Timely or not, it’s still pretty awesome that a Kamala figure exists at all.  Sadly, Hasbro really dropped the ball on the sculpt.  6’2″, 390 lbs, Ugandan Giant – let’s make him a handleback!  You know Kamala is always leaving his feet and flying around the ring, right?  Yeesh. What a way to ruin a cool looking figure.

And Kamala DOES look cool! His face paint and belly paint, his shell necklace, his…sarong? It all really captures the spirit of the real Kamala.  Again, this is what the whole Hasbro line is all about.  It’s just too bad about that sculpt.  And also too bad they didn’t spring to make his mask an accessory.  It would’ve been the largest accessory in the line, but well worth it.

Kamala’s Real Wrestling Action is the Kamala Krush, which I’m guessing is supposed to resemble his real life Ugandan Splash – a diving splash onto his opponent’s back. The handleback is good for that, I guess, but it still severely inhibits the figure.

Pictured is my original Kamala, who was strangely my only Series Seven figure to make it from the 1990’s to the present day.  Did Kamala eat all those other figures? We can only assume he did.

You’ll note the star on Kamala’s belly – there’s also a variant with a moon on his belly that can fetch you a good sum on eBay.



Nailz may be the gimmick that most perfectly captures earl 90’s WWF.  The story goes that Nailz was a nasty former convict out for revenge against the Big Boss Man, who Nailz claimed abused him during his time in lock-up.  Nailz’ ring gear was a bright orange prison jumpsuit.  It was never explained if Nailz was a fugitive, on work release, or just too poor to buy normal clothes.  After his big match with Boss Man at Survivor Series ’92, Nailz was supposed to go on to feud with The Undertaker.  Unfortunately, Nailz had a real-life altercation with WWF owner Vince McMahon and was fired before 1993.

Nailz’ figure captures the man pretty well – an angry blonde guy in an orange jumpsuit. In that way, the Nailz figure is a homerun.  If anybody had ever wanted a Nailz figure.  His RWA is the Jailhouse Jab – a wind-up arm.  His body sculpt is very similar to S1 Million Dollar Man, but he’s bulkier.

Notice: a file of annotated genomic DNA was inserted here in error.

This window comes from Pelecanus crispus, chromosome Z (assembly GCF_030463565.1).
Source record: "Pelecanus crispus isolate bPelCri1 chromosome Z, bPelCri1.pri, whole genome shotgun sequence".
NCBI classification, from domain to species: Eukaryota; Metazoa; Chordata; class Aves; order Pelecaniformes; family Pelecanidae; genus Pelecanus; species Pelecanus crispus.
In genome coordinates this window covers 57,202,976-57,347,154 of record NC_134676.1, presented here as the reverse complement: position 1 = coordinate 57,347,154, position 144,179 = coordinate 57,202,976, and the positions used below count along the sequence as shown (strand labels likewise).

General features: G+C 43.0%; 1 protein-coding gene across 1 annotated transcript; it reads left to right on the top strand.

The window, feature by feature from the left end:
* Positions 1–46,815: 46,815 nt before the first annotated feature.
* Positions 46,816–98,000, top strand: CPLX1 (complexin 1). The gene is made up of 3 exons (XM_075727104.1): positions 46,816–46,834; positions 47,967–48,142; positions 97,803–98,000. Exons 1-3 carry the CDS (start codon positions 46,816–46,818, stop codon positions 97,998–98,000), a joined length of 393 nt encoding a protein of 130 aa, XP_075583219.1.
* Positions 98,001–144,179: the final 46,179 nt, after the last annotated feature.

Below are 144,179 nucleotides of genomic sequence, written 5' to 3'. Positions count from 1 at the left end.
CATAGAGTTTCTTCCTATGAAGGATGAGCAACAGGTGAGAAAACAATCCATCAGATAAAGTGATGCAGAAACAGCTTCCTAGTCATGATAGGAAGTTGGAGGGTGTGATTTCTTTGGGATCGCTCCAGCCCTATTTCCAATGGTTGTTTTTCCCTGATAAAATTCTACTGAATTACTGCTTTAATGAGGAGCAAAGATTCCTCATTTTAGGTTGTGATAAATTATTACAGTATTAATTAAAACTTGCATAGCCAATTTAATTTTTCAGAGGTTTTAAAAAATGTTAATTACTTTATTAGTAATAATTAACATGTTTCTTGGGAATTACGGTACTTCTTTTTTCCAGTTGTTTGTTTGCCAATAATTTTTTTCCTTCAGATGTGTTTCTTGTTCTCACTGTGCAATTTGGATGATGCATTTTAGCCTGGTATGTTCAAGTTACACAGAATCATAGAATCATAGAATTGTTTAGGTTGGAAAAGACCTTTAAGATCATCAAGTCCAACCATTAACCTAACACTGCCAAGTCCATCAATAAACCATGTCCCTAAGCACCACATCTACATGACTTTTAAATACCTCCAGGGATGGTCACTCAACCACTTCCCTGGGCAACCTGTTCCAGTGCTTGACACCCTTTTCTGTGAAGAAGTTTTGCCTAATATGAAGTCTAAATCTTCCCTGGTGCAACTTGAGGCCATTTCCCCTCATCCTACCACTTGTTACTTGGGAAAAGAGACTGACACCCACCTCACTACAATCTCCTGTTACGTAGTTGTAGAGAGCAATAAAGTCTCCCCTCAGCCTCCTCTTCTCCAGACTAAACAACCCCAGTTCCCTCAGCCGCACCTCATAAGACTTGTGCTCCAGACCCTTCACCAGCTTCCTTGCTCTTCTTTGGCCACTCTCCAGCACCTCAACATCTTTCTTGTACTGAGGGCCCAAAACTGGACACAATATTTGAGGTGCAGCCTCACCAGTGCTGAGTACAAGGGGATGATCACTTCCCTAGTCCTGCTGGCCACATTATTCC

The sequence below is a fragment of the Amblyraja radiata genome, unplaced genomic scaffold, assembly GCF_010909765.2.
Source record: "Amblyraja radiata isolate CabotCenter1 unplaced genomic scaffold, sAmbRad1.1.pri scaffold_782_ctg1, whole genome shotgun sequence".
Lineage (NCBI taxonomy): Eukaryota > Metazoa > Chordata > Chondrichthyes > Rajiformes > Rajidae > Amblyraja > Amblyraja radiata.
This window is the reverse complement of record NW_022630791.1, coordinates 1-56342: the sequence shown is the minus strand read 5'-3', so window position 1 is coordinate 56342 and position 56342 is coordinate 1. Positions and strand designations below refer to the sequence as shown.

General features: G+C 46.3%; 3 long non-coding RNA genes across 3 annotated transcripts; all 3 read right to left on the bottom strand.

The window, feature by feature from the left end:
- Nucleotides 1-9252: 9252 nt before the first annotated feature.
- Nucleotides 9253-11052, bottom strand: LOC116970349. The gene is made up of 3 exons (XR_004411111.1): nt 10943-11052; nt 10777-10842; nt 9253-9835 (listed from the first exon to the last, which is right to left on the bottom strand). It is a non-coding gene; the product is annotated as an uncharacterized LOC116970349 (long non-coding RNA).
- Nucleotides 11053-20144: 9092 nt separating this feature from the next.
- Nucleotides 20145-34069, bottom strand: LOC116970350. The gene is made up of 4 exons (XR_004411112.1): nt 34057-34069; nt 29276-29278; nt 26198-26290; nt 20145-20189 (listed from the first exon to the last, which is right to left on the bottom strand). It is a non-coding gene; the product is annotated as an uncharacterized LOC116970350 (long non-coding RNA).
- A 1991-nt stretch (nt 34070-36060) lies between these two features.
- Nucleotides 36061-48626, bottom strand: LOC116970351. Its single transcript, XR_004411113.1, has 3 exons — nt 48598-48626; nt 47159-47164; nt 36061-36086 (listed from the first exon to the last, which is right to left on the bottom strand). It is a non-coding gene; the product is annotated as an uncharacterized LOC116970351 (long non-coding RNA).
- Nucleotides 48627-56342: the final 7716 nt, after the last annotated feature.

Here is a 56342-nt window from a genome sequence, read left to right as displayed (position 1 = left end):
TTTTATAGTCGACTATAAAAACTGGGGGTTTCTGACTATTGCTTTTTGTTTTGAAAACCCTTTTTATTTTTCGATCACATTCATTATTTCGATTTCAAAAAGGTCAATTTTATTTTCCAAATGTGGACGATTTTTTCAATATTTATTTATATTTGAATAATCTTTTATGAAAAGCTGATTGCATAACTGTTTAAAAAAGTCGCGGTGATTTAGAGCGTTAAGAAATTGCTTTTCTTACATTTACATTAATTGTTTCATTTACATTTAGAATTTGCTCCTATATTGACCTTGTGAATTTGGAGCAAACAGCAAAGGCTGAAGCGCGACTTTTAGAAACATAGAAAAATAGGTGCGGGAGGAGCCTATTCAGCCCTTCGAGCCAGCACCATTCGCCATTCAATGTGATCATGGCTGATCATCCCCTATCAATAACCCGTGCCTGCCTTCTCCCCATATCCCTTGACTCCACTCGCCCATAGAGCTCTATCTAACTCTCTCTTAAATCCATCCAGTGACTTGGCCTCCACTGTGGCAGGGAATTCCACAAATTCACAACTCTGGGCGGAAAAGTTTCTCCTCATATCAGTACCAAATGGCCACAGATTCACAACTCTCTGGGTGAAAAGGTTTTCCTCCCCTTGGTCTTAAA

I think the problem with the figure is the problem with the gimmick itself.  What good is a convict for other than a feud with Boss Man?  At best, he seems better fit to use as a Dick Tracy or Ninja Turtles henchman.

My original Nailz was lost to time (escaped?), but I was able to get this one for just $13.02 + shipping on etsy.  A real steal! (Shout out to my Facebook bud Rob D’Angelo from the WFIGS group for the tip!)



Making his Hasbro debut in Series Seven is “The Rocket” Owen Hart!  The younger Hart brother returned to the WWF in 1991 and started The New Foundation with Jim Neidhart.  Neidhart was released in his New Foundation gear as part of Series Five, so Owen can now complete that tag team.

Of course, nothing lasts forever.  The Anvil was fired from the WWF in 1992 and Owen moved on to form High Energy with Koko B. Ware.  Koko was also released in Series Three (not in High Energy gear, but still, you could use your imagination), but by the time this Owen hit toy stores, High Energy was over too.  By mid-1993, Owen was moving from “Rocket” to the “King of Harts” gimmick.  Sorry Hasbro, life comes at you fast.

It’s great that Owen was celebrated in Hasbro-form, but I’m just not a fan of this figure.  The likeness just isn’t right. Was Owen’s face that puffy?  I also hate his gear, but since it does mirror the brightly colored New Foundation and High Energy days, I can’t really deduct points for that.

What I will deduct points for is his mold.  Owen’s sculpt is similar to Jim Neidhart’s, with an extended clothesline arm (his RWA is the Rocket Blast) and a wide stance.  Owen also inherited Jim’s small feet and his propensity to fall on his face.  I just can’t stand a figure that won’t stand.

Another wonderful bonus for the Owen figure is his head tends to turn white over time.  Unfortunately, my original Owen is gone forever, and double unfortunately, I had to pay a bunch of money to buy him again.



And now we come to one of my favorite Hasbro figures of the entire line.  Shawn Michaels made his Hasbro debut as part of the Rockers Tag Team 2-Pack back in Series Two.  Of course, a little sweet chin music and a broken Barber Shop window led to a new gimmick for Shawn, and this solo figure reflects the early stages of the Heartbreak Kid.